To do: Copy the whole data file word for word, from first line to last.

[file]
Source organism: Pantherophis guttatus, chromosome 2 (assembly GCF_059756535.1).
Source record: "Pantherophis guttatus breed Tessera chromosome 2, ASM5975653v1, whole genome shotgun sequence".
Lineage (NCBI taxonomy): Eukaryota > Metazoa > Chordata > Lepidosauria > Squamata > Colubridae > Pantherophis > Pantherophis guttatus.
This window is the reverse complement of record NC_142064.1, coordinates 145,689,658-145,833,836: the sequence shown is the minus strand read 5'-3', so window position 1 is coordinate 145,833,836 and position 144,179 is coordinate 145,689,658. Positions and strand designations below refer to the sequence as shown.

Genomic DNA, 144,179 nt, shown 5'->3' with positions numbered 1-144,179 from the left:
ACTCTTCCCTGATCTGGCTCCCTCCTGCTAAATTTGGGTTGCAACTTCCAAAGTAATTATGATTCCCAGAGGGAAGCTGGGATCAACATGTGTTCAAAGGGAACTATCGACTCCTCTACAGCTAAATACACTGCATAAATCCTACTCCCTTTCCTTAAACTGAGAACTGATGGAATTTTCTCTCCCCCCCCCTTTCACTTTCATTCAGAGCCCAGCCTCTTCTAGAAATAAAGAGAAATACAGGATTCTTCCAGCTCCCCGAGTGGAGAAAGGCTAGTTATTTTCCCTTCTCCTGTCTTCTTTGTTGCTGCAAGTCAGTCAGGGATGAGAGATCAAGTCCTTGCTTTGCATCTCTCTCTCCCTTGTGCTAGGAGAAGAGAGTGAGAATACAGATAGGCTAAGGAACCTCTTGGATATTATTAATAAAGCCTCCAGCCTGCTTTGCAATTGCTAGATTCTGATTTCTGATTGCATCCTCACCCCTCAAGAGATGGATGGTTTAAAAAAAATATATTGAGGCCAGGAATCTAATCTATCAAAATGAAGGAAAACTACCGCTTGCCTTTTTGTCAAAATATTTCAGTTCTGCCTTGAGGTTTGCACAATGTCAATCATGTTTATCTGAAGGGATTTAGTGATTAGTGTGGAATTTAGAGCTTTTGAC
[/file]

Source organism: Pantherophis guttatus, chromosome 2 (assembly GCF_059756535.1).
Source record: "Pantherophis guttatus breed Tessera chromosome 2, ASM5975653v1, whole genome shotgun sequence".
Lineage (NCBI taxonomy): Eukaryota > Metazoa > Chordata > Lepidosauria > Squamata > Colubridae > Pantherophis > Pantherophis guttatus.
This window is the reverse complement of record NC_142064.1, coordinates 145,689,658-145,833,836: the sequence shown is the minus strand read 5'-3', so window position 1 is coordinate 145,833,836 and position 144,179 is coordinate 145,689,658. Positions and strand designations below refer to the sequence as shown.

Genomic DNA, 144,179 nt, shown 5'->3' with positions numbered 1-144,179 from the left:
ACTCTTCCCTGATCTGGCTCCCTCCTGCTAAATTTGGGTTGCAACTTCCAAAGTAATTATGATTCCCAGAGGGAAGCTGGGATCAACATGTGTTCAAAGGGAACTATCGACTCCTCTACAGCTAAATACACTGCATAAATCCTACTCCCTTTCCTTAAACTGAGAACTGATGGAATTTTCTCTCCCCCCCCCTTTCACTTTCATTCAGAGCCCAGCCTCTTCTAGAAATAAAGAGAAATACAGGATTCTTCCAGCTCCCCGAGTGGAGAAAGGCTAGTTATTTTCCCTTCTCCTGTCTTCTTTGTTGCTGCAAGTCAGTCAGGGATGAGAGATCAAGTCCTTGCTTTGCATCTCTCTCTCCCTTGTGCTAGGAGAAGAGAGTGAGAATACAGATAGGCTAAGGAACCTCTTGGATATTATTAATAAAGCCTCCAGCCTGCTTTGCAATTGCTAGATTCTGATTTCTGATTGCATCCTCACCCCTCAAGAGATGGATGGTTTAAAAAAAATATATTGAGGCCAGGAATCTAATCTATCAAAATGAAGGAAAACTACCGCTTGCCTTTTTGTCAAAATATTTCAGTTCTGCCTTGAGGTTTGCACAATGTCAATCATGTTTATCTGAAGGGATTTAGTGATTAGTGTGGAATTTAGAGCTTTTGAC